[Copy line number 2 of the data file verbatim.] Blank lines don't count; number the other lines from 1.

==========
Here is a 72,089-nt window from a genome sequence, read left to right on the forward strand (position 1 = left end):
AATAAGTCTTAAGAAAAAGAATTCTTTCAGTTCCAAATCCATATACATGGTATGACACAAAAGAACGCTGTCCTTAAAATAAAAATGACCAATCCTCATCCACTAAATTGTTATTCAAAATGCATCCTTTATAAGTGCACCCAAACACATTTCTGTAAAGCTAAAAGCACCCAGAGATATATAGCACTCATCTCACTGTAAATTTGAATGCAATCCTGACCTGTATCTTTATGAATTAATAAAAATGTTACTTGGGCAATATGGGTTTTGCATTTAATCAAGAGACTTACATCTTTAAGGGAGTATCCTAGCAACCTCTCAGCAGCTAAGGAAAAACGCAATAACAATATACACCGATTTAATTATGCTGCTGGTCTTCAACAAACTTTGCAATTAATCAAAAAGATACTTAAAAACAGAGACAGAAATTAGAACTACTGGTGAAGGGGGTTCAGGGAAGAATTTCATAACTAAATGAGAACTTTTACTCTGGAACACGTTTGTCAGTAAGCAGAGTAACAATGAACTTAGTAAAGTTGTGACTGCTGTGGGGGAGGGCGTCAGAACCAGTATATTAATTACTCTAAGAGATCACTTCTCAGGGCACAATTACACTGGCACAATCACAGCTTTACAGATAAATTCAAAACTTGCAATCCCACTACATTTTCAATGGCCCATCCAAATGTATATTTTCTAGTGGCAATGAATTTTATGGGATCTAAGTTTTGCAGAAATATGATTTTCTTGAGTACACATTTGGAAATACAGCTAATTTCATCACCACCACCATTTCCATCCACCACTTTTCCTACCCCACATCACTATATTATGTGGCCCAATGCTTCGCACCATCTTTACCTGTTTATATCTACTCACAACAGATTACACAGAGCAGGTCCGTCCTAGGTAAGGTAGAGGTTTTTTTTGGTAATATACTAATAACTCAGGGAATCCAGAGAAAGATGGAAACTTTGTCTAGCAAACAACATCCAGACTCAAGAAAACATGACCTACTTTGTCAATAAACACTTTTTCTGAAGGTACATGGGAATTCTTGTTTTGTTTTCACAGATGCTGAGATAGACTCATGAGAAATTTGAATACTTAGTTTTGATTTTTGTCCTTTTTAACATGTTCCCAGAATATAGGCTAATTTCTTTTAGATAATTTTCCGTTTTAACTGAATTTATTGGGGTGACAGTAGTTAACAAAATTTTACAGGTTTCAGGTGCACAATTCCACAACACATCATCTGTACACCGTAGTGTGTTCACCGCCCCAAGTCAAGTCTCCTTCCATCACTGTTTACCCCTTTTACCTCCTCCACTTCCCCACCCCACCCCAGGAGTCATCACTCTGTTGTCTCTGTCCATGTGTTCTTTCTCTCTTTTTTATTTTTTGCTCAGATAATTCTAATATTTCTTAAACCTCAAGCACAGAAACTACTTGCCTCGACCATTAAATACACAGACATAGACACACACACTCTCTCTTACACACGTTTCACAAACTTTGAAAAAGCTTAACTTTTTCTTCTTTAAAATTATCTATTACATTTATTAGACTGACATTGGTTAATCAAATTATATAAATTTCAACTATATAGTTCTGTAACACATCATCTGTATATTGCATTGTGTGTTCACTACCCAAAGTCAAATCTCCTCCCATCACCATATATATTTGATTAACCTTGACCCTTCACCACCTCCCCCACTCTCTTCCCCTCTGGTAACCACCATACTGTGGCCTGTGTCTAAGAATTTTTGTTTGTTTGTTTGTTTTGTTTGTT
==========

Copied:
AATAAGTCTTAAGAAAAAGAATTCTTTCAGTTCCAAATCCATATACATGGTATGACACAAAAGAACGCTGTCCTTAAAATAAAAATGACCAATCCTCATCCACTAAATTGTTATTCAAAATGCATCCTTTATAAGTGCACCCAAACACATTTCTGTAAAGCTAAAAGCACCCAGAGATATATAGCACTCATCTCACTGTAAATTTGAATGCAATCCTGACCTGTATCTTTATGAATTAATAAAAATGTTACTTGGGCAATATGGGTTTTGCATTTAATCAAGAGACTTACATCTTTAAGGGAGTATCCTAGCAACCTCTCAGCAGCTAAGGAAAAACGCAATAACAATATACACCGATTTAATTATGCTGCTGGTCTTCAACAAACTTTGCAATTAATCAAAAAGATACTTAAAAACAGAGACAGAAATTAGAACTACTGGTGAAGGGGGTTCAGGGAAGAATTTCATAACTAAATGAGAACTTTTACTCTGGAACACGTTTGTCAGTAAGCAGAGTAACAATGAACTTAGTAAAGTTGTGACTGCTGTGGGGGAGGGCGTCAGAACCAGTATATTAATTACTCTAAGAGATCACTTCTCAGGGCACAATTACACTGGCACAATCACAGCTTTACAGATAAATTCAAAACTTGCAATCCCACTACATTTTCAATGGCCCATCCAAATGTATATTTTCTAGTGGCAATGAATTTTATGGGATCTAAGTTTTGCAGAAATATGATTTTCTTGAGTACACATTTGGAAATACAGCTAATTTCATCACCACCACCATTTCCATCCACCACTTTTCCTACCCCACATCACTATATTATGTGGCCCAATGCTTCGCACCATCTTTACCTGTTTATATCTACTCACAACAGATTACACAGAGCAGGTCCGTCCTAGGTAAGGTAGAGGTTTTTTTTGGTAATATACTAATAACTCAGGGAATCCAGAGAAAGATGGAAACTTTGTCTAGCAAACAACATCCAGACTCAAGAAAACATGACCTACTTTGTCAATAAACACTTTTTCTGAAGGTACATGGGAATTCTTGTTTTGTTTTCACAGATGCTGAGATAGACTCATGAGAAATTTGAATACTTAGTTTTGATTTTTGTCCTTTTTAACATGTTCCCAGAATATAGGCTAATTTCTTTTAGATAATTTTCCGTTTTAACTGAATTTATTGGGGTGACAGTAGTTAACAAAATTTTACAGGTTTCAGGTGCACAATTCCACAACACATCATCTGTACACCGTAGTGTGTTCACCGCCCCAAGTCAAGTCTCCTTCCATCACTGTTTACCCCTTTTACCTCCTCCACTTCCCCACCCCACCCCAGGAGTCATCACTCTGTTGTCTCTGTCCATGTGTTCTTTCTCTCTTTTTTATTTTTTGCTCAGATAATTCTAATATTTCTTAAACCTCAAGCACAGAAACTACTTGCCTCGACCATTAAATACACAGACATAGACACACACACTCTCTCTTACACACGTTTCACAAACTTTGAAAAAGCTTAACTTTTTCTTCTTTAAAATTATCTATTACATTTATTAGACTGACATTGGTTAATCAAATTATATAAATTTCAACTATATAGTTCTGTAACACATCATCTGTATATTGCATTGTGTGTTCACTACCCAAAGTCAAATCTCCTCCCATCACCATATATATTTGATTAACCTTGACCCTTCACCACCTCCCCCACTCTCTTCCCCTCTGGTAACCACCATACTGTGGCCTGTGTCTAAGAATTTTTGTTTGTTTGTTTGTTTTGTTTGTT